University of Wisconsin Madison College of Engineering

Security and infrastructure

Modern society relies on a vast number
of critical technological infrastructures that include, among many others, the power grid, various communication networks, public health systems, transportation systems, identity and public safety networks, and online banking transactions. 

Researchers from across electrical and computer engineering work to ensuring these networks operate securely, robustly and efficiently. Perhaps surprisingly, even understanding the operating characteristics of these human-designed and engineering systems can be extremely challenging.  Sample challenges include modeling and understanding how best to operate and upgrade the power grid, developing the understanding required for the design of future generations of wireless and optical transport networks, and understanding
and improving the fundamental security
of biometric and cryptosystems.



Biometric encryption guards your electronic identity


Stark Draper

Stark Draper

For Assistant Professor Stark Draper, identity theft means much more than a lost credit card number. Draper is developing a novel type of encryption for biometric data — such information as fingerprint and iris scans, DNA profiles and the like. His research may add an extra layer of protection to your identity.


Now, for example, if your credit card information is stolen or the credit card company’s database is broken into, the company simply issues a new card with a new number. “But since you’ve only got ten fingers, if that happens to your fingerprint, you’ve got a problem,” says Draper.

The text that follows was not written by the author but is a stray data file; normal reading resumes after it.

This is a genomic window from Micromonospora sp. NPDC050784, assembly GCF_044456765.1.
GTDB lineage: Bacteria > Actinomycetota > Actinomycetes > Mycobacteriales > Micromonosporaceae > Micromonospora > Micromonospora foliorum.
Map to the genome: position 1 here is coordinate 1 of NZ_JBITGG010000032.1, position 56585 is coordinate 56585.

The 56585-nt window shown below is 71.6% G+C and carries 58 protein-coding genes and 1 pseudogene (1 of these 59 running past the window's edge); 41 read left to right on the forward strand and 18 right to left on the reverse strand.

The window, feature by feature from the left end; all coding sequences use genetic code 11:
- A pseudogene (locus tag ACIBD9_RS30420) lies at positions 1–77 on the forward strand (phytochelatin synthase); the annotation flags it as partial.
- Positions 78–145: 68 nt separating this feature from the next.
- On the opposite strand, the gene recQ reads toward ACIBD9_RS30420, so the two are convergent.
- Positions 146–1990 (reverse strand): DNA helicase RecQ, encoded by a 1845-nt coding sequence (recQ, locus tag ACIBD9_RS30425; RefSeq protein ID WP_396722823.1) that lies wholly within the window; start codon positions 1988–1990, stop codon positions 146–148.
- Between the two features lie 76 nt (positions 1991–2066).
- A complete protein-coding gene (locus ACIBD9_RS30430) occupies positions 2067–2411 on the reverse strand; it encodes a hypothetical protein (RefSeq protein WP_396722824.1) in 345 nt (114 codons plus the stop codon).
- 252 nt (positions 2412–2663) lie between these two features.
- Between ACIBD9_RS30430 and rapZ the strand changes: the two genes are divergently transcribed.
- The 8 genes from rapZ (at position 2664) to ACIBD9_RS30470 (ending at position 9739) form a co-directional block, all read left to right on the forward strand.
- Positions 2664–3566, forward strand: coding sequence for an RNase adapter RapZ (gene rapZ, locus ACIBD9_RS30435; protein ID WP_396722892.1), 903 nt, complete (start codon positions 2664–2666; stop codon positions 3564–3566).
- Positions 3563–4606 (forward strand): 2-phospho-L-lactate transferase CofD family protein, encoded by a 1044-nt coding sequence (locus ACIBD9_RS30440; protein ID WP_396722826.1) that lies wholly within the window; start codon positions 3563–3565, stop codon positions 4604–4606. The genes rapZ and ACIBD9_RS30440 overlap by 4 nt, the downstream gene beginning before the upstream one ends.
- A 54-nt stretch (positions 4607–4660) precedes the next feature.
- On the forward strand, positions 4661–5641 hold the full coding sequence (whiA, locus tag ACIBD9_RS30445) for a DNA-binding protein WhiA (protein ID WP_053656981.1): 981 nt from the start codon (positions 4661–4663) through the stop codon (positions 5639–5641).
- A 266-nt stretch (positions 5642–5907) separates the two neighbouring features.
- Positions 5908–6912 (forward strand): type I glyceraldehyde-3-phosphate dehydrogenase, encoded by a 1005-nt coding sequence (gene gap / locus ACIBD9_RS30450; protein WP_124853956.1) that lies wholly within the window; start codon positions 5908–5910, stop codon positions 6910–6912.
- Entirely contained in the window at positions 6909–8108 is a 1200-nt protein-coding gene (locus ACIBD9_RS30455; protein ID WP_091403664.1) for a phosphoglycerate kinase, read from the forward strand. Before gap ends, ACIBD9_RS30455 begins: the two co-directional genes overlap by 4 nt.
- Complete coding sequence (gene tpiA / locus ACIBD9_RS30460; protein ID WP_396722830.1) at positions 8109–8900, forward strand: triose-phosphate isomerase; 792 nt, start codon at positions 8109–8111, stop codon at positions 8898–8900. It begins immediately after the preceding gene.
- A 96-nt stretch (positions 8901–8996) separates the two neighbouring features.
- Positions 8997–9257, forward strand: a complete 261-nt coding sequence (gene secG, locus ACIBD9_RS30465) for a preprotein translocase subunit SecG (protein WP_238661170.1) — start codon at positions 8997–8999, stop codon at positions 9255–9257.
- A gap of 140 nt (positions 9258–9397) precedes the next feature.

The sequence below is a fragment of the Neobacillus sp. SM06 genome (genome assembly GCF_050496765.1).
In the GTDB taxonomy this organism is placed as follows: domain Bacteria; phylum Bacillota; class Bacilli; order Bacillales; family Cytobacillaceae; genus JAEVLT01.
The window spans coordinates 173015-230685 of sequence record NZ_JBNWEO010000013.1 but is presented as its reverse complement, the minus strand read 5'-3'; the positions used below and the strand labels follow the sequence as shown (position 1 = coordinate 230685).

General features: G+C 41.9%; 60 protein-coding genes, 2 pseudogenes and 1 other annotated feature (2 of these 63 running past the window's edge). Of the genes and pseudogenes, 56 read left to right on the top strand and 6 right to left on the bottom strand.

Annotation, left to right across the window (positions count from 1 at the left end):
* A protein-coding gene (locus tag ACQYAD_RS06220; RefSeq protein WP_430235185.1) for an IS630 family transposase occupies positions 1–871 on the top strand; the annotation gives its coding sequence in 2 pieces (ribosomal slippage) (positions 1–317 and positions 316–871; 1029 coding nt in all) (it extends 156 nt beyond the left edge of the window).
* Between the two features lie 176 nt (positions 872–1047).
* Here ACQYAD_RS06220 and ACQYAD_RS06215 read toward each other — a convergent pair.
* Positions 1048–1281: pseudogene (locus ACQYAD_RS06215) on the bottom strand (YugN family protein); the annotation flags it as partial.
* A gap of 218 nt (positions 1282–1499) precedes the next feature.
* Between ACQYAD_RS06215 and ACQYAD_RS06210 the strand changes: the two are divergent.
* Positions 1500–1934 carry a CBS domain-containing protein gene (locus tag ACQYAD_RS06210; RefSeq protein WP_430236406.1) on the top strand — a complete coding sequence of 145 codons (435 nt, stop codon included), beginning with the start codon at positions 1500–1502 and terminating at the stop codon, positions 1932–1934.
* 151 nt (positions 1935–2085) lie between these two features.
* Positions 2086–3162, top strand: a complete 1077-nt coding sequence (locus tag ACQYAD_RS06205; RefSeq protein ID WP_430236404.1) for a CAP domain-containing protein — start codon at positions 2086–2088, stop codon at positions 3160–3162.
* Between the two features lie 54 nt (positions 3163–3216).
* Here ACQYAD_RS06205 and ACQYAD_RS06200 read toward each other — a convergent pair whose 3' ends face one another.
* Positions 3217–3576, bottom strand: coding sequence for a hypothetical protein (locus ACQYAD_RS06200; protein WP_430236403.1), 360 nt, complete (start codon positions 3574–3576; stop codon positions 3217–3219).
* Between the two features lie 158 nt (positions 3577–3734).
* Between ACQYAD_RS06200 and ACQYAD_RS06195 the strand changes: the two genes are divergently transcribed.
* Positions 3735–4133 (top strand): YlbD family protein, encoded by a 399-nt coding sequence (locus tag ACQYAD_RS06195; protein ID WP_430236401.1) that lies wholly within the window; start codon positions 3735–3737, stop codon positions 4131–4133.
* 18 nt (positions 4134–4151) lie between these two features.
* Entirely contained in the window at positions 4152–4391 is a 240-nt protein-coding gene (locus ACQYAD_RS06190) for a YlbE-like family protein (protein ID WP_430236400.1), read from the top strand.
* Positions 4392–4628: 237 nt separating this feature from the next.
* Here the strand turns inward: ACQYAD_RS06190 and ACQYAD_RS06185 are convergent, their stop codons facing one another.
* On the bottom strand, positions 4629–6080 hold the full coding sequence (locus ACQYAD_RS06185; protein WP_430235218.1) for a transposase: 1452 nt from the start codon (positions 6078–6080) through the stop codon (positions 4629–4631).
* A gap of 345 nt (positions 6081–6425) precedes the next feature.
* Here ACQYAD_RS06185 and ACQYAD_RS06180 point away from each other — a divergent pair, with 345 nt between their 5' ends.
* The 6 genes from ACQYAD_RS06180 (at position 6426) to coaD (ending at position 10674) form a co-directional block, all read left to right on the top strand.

He studies a type of data encryption that prevents burglars from retrieving original biometrics from the data stored in a database or security program, while allowing the legitimate owner of the biometric data to verify his or her identity.


For example, a user could set up a fingerprint-scan lock on his or her computer. Using Draper’s “secure biometrics” approach, the computer would be able to verify the user’s fingerprint based
on stored data. “But if someone broke into your computer and looked at the data stored there,
they couldn’t replicate your fingerprint,” says Draper. “That’s different from how current biometric systems work. Right now they just store your biometric in a recognizable form.”


The underlying ideas have applications beyond biometrics. The ideas also can be used in wireless ad-hoc networks to derive encryption keys from natural phenomena in an eavesdropper-proof manner, and even form the basis for reliable communication across the backbone of the Internet.